Here is what we have been doing for the past six months:

Morning and evening meals:  Ground beef (not lean–fatty is better because it is lower in protein) mixed with a roughly equal amount of white rice (not brown, which can contain toxins in the hulls).  Add some sweet potatoes mashed with green beans.  Mix with water to make it like a stew (hydrate hydrate hydrate!).

Lunch:  Hills Prescription Diet K/D dry food (add water) and a heaping spoonful of plain yogurt, which helps her intestinal health–the evidence of which can be seen when she poops nice, solid poops compared to the horror that was exiting her backside last spring.  I feed her the prescription dry food so that she will get some of the nutrients that she may not be getting from my home-cooked meals.  You do need a prescription from a vet to get this food, but the nice thing for a traveler is that you can pick it up at any PetSmart around the country.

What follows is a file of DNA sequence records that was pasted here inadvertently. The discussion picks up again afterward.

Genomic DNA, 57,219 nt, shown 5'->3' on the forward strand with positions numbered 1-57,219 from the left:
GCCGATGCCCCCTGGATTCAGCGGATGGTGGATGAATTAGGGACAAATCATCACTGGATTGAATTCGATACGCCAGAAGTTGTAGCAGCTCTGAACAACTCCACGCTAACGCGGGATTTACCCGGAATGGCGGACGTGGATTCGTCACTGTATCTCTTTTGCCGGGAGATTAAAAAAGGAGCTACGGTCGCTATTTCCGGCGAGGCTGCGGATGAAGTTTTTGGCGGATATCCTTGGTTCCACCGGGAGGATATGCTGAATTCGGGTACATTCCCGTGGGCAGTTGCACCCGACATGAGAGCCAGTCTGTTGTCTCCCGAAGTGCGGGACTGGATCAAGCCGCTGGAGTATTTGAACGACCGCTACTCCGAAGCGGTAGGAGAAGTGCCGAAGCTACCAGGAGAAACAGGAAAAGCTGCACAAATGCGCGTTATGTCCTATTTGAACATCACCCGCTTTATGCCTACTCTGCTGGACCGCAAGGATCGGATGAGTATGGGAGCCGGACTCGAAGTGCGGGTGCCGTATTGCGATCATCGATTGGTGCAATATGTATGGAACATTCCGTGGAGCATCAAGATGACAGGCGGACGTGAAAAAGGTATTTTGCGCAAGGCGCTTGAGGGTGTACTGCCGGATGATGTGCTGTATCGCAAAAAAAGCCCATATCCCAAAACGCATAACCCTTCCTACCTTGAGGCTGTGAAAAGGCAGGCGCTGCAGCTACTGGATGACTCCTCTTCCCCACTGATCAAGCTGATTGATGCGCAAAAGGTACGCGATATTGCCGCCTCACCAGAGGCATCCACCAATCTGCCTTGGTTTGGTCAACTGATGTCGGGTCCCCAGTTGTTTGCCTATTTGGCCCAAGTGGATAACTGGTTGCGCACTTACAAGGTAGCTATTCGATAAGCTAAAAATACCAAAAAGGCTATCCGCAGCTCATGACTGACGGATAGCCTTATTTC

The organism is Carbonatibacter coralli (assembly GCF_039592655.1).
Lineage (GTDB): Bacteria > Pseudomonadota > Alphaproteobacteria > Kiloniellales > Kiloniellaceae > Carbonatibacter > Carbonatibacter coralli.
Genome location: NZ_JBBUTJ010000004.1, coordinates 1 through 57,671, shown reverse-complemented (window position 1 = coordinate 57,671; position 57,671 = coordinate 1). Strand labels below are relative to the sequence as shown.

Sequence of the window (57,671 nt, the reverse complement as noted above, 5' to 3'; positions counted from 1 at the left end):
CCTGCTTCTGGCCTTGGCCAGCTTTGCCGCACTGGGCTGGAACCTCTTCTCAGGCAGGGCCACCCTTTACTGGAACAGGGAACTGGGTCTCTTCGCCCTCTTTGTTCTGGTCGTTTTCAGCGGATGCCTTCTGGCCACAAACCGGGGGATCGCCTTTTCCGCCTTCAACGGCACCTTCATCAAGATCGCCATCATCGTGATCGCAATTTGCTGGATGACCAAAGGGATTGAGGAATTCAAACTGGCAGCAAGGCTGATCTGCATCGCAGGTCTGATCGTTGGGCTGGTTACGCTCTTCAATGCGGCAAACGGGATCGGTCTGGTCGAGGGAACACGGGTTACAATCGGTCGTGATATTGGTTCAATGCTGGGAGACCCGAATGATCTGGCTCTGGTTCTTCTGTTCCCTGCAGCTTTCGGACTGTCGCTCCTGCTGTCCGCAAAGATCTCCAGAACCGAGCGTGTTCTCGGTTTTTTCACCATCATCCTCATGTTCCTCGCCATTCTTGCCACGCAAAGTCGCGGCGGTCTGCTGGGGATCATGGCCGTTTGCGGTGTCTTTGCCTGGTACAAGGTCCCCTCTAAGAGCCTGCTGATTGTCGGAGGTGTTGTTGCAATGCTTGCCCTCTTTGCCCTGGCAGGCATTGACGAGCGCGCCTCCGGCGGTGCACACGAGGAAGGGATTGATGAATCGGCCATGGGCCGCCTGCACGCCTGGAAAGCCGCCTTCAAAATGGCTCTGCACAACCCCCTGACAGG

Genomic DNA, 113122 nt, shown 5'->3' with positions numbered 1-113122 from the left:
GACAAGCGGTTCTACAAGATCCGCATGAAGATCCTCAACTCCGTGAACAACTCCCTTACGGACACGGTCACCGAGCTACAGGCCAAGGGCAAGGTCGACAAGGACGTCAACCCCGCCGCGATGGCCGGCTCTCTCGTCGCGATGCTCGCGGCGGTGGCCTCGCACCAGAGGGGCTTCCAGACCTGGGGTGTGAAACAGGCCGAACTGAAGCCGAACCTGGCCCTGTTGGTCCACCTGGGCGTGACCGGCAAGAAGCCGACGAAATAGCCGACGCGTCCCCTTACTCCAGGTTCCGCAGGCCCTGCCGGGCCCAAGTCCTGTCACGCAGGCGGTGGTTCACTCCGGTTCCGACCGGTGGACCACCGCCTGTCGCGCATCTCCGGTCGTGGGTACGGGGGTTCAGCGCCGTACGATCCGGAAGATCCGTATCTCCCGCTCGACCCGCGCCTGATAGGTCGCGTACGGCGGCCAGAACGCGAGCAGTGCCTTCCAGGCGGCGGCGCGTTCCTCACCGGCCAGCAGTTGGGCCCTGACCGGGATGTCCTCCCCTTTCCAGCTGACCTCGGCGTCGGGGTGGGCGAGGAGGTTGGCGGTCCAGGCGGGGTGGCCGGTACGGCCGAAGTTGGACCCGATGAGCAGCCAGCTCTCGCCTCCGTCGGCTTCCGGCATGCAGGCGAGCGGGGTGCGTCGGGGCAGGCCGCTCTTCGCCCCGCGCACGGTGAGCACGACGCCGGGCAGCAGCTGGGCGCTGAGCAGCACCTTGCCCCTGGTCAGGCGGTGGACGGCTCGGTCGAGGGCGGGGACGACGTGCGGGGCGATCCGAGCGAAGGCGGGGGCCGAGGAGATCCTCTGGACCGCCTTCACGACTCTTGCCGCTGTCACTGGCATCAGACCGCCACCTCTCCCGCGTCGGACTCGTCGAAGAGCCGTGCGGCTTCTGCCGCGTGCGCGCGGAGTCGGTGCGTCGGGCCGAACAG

Since her original diagnosis last March, our girl has clocked in roughly four more years in human terms.  Four good years.  That is how it would be counted if you figure one dog year equals six human years, which is about what it is for a doggy of her size (30 pounds or so).  That is a lot of time.

In that time, sweet Dawny Virgil has enjoyed our journey from Florida to workamping jobs in Virginia and Pennsylvania, followed by a non-working trip through Ohio, Indiana, and Illinois to discover new smells and see old friends in Missouri.  A sharp turn back to the east brought us rolling through beautiful Kentucky and Tennessee and then to more jobs in Virginia.  She has witnessed a rare eclipse, celebrated a major birthday (mine), and relished cookies and lovin’ from the hands and hearts of so many, many dear friends.